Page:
Chiapas is also home of one of the most known and acclaimed social movements world wide. The Zapatist uprising led by the Zapatista Army of National Liberation (Ejército Zapatista de Liberación Nacional, EZLN) on New Year´s Day of 1994, the same day the Northern American Free Trade Agreement (NAFTA) entered into force, caused a stir way beyond the Mexican borders. The inital war between the EZLN and the Mexican military lasted only 12 days but to this day, the Zapatist struggle for indigenous autonomy over their land and resources and a more peaceful and dignified life continues. The Zapatistas have achieved to build autonomous education and health care systems and created ways of directing their economy further away from dependency on the international market. Their infamous spokesperson is Subcomandante Marcos who himself is not of Indian decent. He calls himself Subcomandante because the main commander of the movement are the people. The Zapatistas are organised as a grassroots democracy and promote indigenous knowledge and forms of organising community life. Their support is mainly based on the civil society within the Chiapas Region, but can also be found in urban Mexico. Solidarity groups around the world have sprung up since 1994 to support the Zapatist struggle from abroad.

It is remarkable that despite continuous threads and repression from the government and attacks by the military and state- and enterprise-sponsored paramilitary groups, the Zapatist movement has survived until today.

In order to comprehend the Zapatist rebellion, one has to look at Mexican history to understand the reasons for the movement.

2.1 Outline of Mexico´s History

Mexico was colonized by Spain in the 16th century. For a long time the country had the sole purpose of providing cheap raw materials, especially silver, for the European market. The Indian population was widely neglected by the Spanish rulers and used as a cheap labor force to provide for European needs. Mexico became independent in 1810 but remained in the hands of a European-educated and European-oriented elite that would do very little for the indigenous Mexican population. Most of Mexico´s land was owned by great land owners that employed Indian laborers and through their economic power played a major role in Mexican politics. At the turn of the twentieth century, large segments of the southern Lacandon forest in the southern Chiapas region „were in the hands of US-and Belgium-owned companies that exploited the vast rain forest, cutting mahogany and cedar“ (Sanchez Cruz 2005:35). The government followed a policy that proposed „concerted colonization […] by European settlers with the aim of the complete fusion of the Indians with whites and thus the total extinction of the indigenous castes“ (Higgins 2004:77).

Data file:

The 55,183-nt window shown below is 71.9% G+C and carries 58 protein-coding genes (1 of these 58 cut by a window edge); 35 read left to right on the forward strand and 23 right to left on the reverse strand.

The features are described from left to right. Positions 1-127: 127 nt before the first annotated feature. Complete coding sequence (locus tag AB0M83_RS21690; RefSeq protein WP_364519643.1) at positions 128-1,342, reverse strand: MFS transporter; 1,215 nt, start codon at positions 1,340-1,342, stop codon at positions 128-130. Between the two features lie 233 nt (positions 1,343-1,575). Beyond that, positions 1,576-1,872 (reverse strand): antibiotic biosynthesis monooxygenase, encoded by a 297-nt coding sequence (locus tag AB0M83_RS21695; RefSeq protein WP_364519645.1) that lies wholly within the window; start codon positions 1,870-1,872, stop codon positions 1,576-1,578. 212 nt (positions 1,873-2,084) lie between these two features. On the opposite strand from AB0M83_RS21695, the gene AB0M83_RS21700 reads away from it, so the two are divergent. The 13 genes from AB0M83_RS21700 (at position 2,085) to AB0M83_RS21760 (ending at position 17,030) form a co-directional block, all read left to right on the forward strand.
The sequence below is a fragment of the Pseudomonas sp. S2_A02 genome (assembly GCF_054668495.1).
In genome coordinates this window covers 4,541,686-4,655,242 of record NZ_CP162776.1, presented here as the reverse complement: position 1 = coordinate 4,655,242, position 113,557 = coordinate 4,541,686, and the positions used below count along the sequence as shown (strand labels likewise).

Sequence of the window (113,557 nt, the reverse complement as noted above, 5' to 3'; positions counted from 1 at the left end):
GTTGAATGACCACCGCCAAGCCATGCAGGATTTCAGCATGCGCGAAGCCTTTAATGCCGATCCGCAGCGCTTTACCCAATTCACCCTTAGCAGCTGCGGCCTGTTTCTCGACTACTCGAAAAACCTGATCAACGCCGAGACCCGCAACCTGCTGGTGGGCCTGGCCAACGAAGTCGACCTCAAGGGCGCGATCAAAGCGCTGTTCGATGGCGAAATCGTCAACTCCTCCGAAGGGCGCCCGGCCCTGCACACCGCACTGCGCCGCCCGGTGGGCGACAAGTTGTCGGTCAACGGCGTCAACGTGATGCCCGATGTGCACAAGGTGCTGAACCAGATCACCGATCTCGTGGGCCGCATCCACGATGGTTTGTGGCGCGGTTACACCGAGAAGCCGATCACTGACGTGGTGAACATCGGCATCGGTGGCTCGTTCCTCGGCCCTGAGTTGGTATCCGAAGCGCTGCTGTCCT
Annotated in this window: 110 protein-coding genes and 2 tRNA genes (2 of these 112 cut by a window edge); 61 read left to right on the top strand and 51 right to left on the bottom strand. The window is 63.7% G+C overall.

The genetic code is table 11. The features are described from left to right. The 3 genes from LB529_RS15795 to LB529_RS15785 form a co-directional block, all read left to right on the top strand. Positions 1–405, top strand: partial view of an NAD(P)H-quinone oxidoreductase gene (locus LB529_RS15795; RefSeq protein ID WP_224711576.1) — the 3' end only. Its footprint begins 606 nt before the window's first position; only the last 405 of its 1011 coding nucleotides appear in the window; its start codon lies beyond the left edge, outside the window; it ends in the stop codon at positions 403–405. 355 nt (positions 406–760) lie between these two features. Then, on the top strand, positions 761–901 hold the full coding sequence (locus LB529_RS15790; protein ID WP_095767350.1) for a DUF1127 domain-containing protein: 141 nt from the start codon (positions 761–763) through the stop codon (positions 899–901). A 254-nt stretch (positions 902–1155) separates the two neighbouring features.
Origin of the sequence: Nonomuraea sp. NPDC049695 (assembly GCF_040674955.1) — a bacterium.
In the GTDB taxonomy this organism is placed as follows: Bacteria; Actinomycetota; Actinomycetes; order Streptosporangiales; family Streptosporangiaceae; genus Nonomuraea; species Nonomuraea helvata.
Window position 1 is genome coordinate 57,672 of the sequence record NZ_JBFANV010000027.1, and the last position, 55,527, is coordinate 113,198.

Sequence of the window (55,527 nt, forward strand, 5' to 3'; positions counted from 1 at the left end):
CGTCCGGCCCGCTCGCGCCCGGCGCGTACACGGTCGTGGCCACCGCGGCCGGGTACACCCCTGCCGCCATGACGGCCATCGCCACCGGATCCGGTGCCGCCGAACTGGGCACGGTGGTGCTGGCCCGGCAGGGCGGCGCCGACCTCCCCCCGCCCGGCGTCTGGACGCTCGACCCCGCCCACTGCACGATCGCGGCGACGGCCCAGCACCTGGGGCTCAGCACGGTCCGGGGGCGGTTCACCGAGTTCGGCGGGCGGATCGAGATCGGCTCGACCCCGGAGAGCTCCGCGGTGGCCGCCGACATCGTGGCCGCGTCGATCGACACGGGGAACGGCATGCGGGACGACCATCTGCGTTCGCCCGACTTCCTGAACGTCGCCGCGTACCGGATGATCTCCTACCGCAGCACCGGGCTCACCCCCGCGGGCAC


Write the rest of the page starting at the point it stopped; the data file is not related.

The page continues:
The revolution of 1910 brought little change to the Southern part of Mexico. The Constitution of 1917 that derived from the revolution, „written to guarantee a new Mexico“ (Sanchez Cruz 2005:38), beared the potential for a land reform. Article 27 promised that „the poor and landless could petition for the use and ownership of idle, empty, and eventually expropriated lands“ (Sanchez Cruz 2005:35). The lands, called ejidos, were to be corporately held and administered under a form of governance deriving from indigenous custom. Ejidos could not be legally sold or rented „because the community, not the individual, retained the basic property rights“ (Sanchez Cruz 2005:35). While the Northern part of Mexico soon experienced some redistribution of land to landless farmers, the land reform did not arrive in Chiapas until the late 1930s. During the next decades, some lands were made available but it was mainly done on the landholding rancher´s terms who would give their workers marginal lands on the fringes of their holdings which „staved off true redistribution“ (Sanchez Cruz 2005:36). These parcels of soil were „the poorest agricultural land, steep slope sitting above the broad valleys still held by the same families“ (Sanchez Cruz 2005:36).

Demographic pressure within the indigenous communities forced the Mexican government to make more land available for the Indian population. These lands were not intended for subsistence farming. The government encouraged the new owners to produce cash crops such as coffee and cattle for export, „allowing the nation to integrate into the international market“ (Sanchez Cruz 2005:40) rather than permitting the indigenous population to determine the use of the soil themselves. Even though there was some re-distribution of land in the decades after the Mexican revolution, power and dependence relations between the suppressed Indian population and the land-owning families remained largely untouched (cf. Moser 2009:48).